The Vice President of Nigeria, Kashim Shettima, has reaffirmed the country’s dedication to developing its relations with the Republic of Korea, particularly in the areas of encouraging trade, facilitating the transfer of technology, and preserving global peace.
Shettima made this revelation yesterday at the Presidential Villa in Abuja, when he was hosting a team from the Republic of Korea. The delegation was led by Jang Sungmin, who is the Special Envoy to the President of Nigeria.
He emphasized that both nations have “a very robust bilateral relationship anchored on years of mutual trust and cooperation.” He went on to say that many Korean companies do business in Nigeria, particularly in the area of oil and gas, and that Korean companies constructed six of Nigeria’s Liquified Natural Gas (LNG) trains. He concluded by saying that both nations have “very strong bilateral relationships.”
“We are absolutely committed to maintaining a relationship that is really robust. We have a great deal to gain from Korea’s experience, particularly in the fields of agriculture and manufacturing. The Vice President stated that other emerging countries should try to model their prosperity after your country since “you are a success story worthy of emulation.”
In addition to this, he made the following observation: “Many years ago, in the 50s and 60s, the Korean GDP was comparable to that of many African countries. But now, Korea is considered to be one of the developed nations. This is owed, in part, to the leadership of the Korean people and their commitment to the cause.
“We are willing to work with you in the field of technology because by the year 2030, there will be a global talent shortage of 65 percent, with the United States, Russia, and Brazil each suffering a talent shortfall of six million. Because Nigeria is still a relatively young nation, I believe that our country is in a particularly advantageous position to make up for those gaps.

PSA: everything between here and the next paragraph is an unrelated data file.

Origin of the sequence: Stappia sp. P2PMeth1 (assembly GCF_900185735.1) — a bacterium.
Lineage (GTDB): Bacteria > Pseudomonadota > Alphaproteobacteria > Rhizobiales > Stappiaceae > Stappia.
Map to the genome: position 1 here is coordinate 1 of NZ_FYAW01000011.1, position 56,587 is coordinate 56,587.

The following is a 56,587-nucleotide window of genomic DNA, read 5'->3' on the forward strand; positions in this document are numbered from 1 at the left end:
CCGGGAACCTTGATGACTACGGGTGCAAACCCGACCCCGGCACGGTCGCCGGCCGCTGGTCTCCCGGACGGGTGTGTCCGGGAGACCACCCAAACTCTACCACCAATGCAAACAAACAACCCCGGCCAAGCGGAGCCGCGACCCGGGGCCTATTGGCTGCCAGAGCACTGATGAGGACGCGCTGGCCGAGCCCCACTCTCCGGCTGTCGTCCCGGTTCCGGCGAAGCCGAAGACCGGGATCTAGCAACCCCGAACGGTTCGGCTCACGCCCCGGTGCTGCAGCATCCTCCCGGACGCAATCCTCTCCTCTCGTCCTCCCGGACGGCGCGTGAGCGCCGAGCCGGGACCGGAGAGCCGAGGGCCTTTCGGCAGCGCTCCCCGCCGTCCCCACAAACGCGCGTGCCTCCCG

Seventy-five percent of Nigeria’s population is under the age of 35, according to the country’s census. Therefore, we are writing to ask for your partnership and assistance in providing our young people with training in digital skills. In the realm of digital work, we intend to produce one million new jobs. Last year, India made a total of $120 billion from international outsourcing, and our country is currently in a privileged position to make the most of opportunities in this industry. We need the skill set, we need the technology to drive the process, and your technology is a technology that we can embrace. ”
Earlier, Sungmin sent his congratulations to Nigeria on the successful inauguration of a new administration. He also delivered a special invitation on behalf of President Yoon to his counterpart in Nigeria, Bola Tinubu, to attend the upcoming Africa-Korea Summit in South Korea.
In addition, he reaffirmed his nation’s unwavering support for Nigeria across a variety of domains and made the observation that “collaboration with Nigeria could lead the 4th Industrial Revolution.”
Members of the Special Envoy’s delegation included Ambassador Kim Young-chae, who serves as the Ambassador of the Republic of Korea to the Federal Republic of Nigeria; Mr. Yoo Chang-ho, who serves as the Deputy Secretary to the President for Future Policy; Mr. Jang Sangwoo, who serves as the Deputy Director for Planning and Execution Team, Bid Committee for World Expo 2030 Busan; Mr. Guillaume Barthe-Dejean, who serves as the Vice President of SK; Mr. Kim In